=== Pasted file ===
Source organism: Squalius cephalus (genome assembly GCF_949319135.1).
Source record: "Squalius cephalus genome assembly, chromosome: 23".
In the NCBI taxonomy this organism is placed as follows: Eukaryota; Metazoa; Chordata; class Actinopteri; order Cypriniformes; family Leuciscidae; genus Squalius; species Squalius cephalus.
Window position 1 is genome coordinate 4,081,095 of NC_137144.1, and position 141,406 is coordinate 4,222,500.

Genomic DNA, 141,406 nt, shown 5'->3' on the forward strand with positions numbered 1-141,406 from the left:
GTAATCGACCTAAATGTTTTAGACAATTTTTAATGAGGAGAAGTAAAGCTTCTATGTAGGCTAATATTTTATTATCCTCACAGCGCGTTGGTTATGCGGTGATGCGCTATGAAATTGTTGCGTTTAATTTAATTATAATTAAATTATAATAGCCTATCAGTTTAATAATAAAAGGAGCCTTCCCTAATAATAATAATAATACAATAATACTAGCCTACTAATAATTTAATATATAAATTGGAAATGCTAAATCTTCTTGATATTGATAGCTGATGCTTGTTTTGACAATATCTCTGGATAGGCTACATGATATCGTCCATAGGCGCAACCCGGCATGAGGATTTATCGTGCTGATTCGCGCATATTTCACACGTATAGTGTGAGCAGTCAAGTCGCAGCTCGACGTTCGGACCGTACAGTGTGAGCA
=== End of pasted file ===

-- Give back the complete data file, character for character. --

Source organism: Squalius cephalus (genome assembly GCF_949319135.1).
Source record: "Squalius cephalus genome assembly, chromosome: 23".
In the NCBI taxonomy this organism is placed as follows: Eukaryota; Metazoa; Chordata; class Actinopteri; order Cypriniformes; family Leuciscidae; genus Squalius; species Squalius cephalus.
Window position 1 is genome coordinate 4,081,095 of NC_137144.1, and position 141,406 is coordinate 4,222,500.

Genomic DNA, 141,406 nt, shown 5'->3' on the forward strand with positions numbered 1-141,406 from the left:
GTAATCGACCTAAATGTTTTAGACAATTTTTAATGAGGAGAAGTAAAGCTTCTATGTAGGCTAATATTTTATTATCCTCACAGCGCGTTGGTTATGCGGTGATGCGCTATGAAATTGTTGCGTTTAATTTAATTATAATTAAATTATAATAGCCTATCAGTTTAATAATAAAAGGAGCCTTCCCTAATAATAATAATAATACAATAATACTAGCCTACTAATAATTTAATATATAAATTGGAAATGCTAAATCTTCTTGATATTGATAGCTGATGCTTGTTTTGACAATATCTCTGGATAGGCTACATGATATCGTCCATAGGCGCAACCCGGCATGAGGATTTATCGTGCTGATTCGCGCATATTTCACACGTATAGTGTGAGCAGTCAAGTCGCAGCTCGACGTTCGGACCGTACAGTGTGAGCA